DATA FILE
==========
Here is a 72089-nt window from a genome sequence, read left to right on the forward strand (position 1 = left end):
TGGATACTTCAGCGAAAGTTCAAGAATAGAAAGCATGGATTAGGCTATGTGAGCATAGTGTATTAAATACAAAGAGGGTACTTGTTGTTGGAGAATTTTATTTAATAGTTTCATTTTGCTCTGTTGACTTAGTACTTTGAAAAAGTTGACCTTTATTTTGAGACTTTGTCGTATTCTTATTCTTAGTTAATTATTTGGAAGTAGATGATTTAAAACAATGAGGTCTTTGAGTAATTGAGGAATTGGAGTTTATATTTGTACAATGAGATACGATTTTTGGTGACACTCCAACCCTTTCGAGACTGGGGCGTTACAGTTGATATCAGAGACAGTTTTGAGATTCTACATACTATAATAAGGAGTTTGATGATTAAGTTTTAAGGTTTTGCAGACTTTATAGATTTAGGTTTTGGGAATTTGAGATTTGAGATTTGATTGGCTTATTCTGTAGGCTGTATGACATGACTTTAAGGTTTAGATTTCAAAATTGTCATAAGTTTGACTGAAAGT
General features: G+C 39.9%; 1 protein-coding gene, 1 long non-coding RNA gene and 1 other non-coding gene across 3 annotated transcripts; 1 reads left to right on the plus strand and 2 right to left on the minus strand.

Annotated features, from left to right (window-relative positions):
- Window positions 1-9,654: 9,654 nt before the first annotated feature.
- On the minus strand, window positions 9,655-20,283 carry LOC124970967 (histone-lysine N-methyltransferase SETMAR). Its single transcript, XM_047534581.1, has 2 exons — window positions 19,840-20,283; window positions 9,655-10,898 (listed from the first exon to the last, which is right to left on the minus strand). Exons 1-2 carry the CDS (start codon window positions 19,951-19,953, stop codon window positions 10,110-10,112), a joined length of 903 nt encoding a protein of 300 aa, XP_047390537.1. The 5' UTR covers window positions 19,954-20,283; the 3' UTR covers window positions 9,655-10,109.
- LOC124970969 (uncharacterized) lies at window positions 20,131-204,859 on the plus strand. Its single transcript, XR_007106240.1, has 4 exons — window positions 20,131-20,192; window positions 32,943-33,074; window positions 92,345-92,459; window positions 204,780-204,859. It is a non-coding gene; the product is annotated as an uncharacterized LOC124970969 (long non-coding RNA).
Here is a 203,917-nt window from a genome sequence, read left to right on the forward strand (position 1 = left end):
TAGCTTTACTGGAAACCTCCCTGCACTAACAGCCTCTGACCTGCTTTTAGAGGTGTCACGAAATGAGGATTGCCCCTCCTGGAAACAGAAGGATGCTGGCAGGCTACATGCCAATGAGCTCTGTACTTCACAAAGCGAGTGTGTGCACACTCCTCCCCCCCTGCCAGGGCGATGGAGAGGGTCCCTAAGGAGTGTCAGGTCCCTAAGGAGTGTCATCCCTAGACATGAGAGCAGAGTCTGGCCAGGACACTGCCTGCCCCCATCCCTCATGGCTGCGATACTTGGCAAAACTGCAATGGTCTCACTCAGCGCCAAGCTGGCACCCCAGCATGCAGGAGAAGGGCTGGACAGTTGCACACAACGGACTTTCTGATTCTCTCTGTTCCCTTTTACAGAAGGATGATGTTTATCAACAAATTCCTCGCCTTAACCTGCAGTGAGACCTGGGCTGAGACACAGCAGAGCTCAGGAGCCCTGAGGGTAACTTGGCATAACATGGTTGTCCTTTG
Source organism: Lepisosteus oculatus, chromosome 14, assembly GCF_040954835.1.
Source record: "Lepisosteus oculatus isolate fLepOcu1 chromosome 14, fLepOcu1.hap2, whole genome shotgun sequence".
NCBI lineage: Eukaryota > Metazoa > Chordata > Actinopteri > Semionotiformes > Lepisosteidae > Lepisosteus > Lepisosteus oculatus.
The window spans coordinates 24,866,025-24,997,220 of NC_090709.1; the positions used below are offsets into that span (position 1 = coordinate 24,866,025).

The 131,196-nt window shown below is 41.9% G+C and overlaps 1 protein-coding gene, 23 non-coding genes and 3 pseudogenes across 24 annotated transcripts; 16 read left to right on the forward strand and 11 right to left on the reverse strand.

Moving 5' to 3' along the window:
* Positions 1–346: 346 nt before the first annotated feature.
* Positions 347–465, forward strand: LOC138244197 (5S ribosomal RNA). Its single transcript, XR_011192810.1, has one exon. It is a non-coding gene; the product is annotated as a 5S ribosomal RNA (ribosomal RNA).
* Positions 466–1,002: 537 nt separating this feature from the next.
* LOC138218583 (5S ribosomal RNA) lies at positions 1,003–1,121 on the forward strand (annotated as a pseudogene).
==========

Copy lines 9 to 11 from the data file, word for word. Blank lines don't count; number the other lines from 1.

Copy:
TAGCTTTACTGGAAACCTCCCTGCACTAACAGCCTCTGACCTGCTTTTAGAGGTGTCACGAAATGAGGATTGCCCCTCCTGGAAACAGAAGGATGCTGGCAGGCTACATGCCAATGAGCTCTGTACTTCACAAAGCGAGTGTGTGCACACTCCTCCCCCCCTGCCAGGGCGATGGAGAGGGTCCCTAAGGAGTGTCAGGTCCCTAAGGAGTGTCATCCCTAGACATGAGAGCAGAGTCTGGCCAGGACACTGCCTGCCCCCATCCCTCATGGCTGCGATACTTGGCAAAACTGCAATGGTCTCACTCAGCGCCAAGCTGGCACCCCAGCATGCAGGAGAAGGGCTGGACAGTTGCACACAACGGACTTTCTGATTCTCTCTGTTCCCTTTTACAGAAGGATGATGTTTATCAACAAATTCCTCGCCTTAACCTGCAGTGAGACCTGGGCTGAGACACAGCAGAGCTCAGGAGCCCTGAGGGTAACTTGGCATAACATGGTTGTCCTTTG
Source organism: Lepisosteus oculatus, chromosome 14, assembly GCF_040954835.1.
Source record: "Lepisosteus oculatus isolate fLepOcu1 chromosome 14, fLepOcu1.hap2, whole genome shotgun sequence".